SeproTec Translator of the Month: March 2019

abril 5th, 2019 | Posted by admin in Blog | Localización | SeproTec | Translator of the Month | Translators - (Comentarios desactivados)

We are excited to announce the winner of the March 2019 edition of our Translator of the Month action!

This initiative is our way to way to say thank you! and recognize the efforts of the industry professionals: translators, the driving force behind every translation company’s success.

In this ocassion we would like you to meet Alexandra Gabriela Calciu, one of our most trusted sworn translators. As you may see on the picture, Alexandra likes SeproTec as much as we SeproTec like her! :)

What do you start your workday with?

I’ll tell you how a busy day begins. When I have a lot of work, I usually get up at 5 or 6 in the morning. Just as there are people who do better at night, I have come to the conclusion that my brain works much better at dawn. That’s why I prefer to get up very early. Therefore, I get up, I prepare a good breakfast and a big cup of coffee, and I can start my work day, of course, always with optimism. I usually get to work immediately after breakfast, so as not to lose a minute of performance of my brain, since at that time it is at its best. I always finish my day getting my list of priorities ready for the next day. In this way, when I start the day, everything is ready and I know exactly where to start. I think that good organization is the key to success.

Why did you choose translation as a career?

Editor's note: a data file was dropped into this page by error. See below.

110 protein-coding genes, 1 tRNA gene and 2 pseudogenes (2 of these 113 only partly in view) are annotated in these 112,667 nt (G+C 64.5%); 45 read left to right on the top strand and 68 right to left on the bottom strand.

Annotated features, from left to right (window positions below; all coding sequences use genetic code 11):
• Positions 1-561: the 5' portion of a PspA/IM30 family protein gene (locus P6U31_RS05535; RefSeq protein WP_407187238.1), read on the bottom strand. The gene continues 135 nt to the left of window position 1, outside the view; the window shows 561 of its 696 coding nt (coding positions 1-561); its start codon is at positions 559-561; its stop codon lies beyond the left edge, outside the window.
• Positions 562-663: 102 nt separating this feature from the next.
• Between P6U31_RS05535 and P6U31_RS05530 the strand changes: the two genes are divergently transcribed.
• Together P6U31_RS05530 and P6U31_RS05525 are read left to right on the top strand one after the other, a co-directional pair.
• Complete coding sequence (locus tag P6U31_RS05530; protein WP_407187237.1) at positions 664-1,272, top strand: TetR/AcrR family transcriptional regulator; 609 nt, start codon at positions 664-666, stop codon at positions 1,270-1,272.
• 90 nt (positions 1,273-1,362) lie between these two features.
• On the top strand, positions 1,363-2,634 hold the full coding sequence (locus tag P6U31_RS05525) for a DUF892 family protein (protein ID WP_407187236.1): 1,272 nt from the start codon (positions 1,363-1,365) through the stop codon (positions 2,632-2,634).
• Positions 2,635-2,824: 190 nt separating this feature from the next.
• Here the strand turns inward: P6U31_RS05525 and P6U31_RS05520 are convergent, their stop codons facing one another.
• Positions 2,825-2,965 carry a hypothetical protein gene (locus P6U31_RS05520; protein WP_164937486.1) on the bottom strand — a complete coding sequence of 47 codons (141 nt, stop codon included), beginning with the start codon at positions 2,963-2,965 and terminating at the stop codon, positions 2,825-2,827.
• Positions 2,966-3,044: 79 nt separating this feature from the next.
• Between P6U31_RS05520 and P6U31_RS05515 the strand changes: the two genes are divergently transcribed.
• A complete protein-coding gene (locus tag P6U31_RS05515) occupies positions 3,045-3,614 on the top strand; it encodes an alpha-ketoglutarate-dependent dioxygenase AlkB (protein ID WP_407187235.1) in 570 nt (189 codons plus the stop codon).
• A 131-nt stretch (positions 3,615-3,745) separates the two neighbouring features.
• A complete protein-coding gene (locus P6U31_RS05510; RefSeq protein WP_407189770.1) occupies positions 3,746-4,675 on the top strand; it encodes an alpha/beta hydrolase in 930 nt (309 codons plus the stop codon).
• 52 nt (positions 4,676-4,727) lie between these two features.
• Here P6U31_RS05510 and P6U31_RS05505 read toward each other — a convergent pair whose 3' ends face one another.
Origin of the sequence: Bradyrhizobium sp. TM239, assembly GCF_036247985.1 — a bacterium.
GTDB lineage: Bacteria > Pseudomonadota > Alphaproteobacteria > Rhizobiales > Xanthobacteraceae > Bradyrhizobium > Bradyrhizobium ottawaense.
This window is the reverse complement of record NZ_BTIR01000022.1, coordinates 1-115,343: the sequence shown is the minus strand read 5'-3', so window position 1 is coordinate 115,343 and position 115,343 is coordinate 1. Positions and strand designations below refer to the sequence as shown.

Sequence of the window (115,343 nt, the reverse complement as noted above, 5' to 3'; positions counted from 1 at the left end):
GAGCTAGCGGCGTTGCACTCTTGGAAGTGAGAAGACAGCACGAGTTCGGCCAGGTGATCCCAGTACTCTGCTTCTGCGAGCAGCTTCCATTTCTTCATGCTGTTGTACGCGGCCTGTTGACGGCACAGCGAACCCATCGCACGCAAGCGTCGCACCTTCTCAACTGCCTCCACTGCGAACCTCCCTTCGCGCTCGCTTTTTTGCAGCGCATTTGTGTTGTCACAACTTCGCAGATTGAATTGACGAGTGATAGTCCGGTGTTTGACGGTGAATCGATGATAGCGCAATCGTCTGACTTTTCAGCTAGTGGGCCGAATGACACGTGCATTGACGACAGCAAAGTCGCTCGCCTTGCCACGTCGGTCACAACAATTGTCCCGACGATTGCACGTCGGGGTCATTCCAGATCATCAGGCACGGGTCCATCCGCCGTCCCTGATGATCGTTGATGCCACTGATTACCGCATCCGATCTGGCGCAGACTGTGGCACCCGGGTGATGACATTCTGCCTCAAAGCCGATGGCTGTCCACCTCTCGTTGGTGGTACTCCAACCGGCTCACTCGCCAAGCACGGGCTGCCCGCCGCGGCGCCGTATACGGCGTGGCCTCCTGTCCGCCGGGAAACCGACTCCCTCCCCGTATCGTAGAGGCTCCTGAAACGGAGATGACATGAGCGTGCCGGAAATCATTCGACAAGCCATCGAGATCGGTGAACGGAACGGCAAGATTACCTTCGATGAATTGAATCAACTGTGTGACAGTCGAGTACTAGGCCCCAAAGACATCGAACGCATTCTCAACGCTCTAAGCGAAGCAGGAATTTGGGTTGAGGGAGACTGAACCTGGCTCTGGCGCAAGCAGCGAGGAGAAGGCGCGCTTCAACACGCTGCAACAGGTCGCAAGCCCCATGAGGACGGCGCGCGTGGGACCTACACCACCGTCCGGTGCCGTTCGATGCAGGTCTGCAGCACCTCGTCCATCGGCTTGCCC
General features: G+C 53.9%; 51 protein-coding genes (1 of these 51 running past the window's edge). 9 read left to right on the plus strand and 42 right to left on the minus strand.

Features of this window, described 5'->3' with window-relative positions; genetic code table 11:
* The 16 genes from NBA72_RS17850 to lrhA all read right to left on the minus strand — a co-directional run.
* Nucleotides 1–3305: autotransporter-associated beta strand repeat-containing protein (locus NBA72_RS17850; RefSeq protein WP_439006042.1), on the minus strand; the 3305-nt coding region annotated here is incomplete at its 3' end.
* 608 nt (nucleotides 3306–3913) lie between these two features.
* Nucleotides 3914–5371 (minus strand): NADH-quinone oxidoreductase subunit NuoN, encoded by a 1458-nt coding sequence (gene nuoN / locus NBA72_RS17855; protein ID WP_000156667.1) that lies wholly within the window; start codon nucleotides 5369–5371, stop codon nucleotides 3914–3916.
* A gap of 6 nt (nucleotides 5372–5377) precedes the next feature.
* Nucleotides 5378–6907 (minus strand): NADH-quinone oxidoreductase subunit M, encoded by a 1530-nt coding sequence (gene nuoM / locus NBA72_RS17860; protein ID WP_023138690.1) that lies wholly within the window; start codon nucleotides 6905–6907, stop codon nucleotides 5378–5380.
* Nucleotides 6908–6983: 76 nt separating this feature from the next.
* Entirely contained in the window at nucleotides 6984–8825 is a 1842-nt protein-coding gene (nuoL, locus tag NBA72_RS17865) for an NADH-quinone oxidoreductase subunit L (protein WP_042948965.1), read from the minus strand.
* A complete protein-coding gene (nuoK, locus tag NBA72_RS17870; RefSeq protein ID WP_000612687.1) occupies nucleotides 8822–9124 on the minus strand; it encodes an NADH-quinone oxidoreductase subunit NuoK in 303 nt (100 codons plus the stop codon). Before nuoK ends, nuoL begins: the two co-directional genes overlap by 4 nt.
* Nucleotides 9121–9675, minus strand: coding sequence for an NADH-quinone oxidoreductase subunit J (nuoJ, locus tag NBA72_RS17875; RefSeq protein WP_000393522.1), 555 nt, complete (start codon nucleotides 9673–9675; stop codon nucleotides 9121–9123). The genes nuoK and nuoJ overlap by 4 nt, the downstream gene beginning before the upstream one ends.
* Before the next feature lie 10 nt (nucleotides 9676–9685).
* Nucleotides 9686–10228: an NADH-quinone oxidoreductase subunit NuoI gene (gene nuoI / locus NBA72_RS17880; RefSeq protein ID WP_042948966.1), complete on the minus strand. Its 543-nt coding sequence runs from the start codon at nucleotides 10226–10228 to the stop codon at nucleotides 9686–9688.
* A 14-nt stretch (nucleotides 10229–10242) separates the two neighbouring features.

Since I was little, I wasn’t very good at math and languages were my strength. Before I started studying them at school, I already had a good “background” regarding languages. Without much effort, I got to speak French and Spanish and stand out in my class. That is why I continued my journey through the great adventure of the language sector. I must admit it has not been easy, but it was worth it!

If you hadn’t become a translator, what do you think you would have done?

It’s a very good question… I think it has always been very clear to me that I wanted to do this, so I never thought about having another job. Naturally, I had to do other jobs until I became a translator, and each and every one of them has been related to customer service. Consequently, it is likely that, if I had not become a translator, I would be working in ​​human resources or customer service. It is a very difficult sector, since I think there is no more complicated work than customer service. However, due to my infinite patience, every day would be a new challenge and it would be a very entertaining task.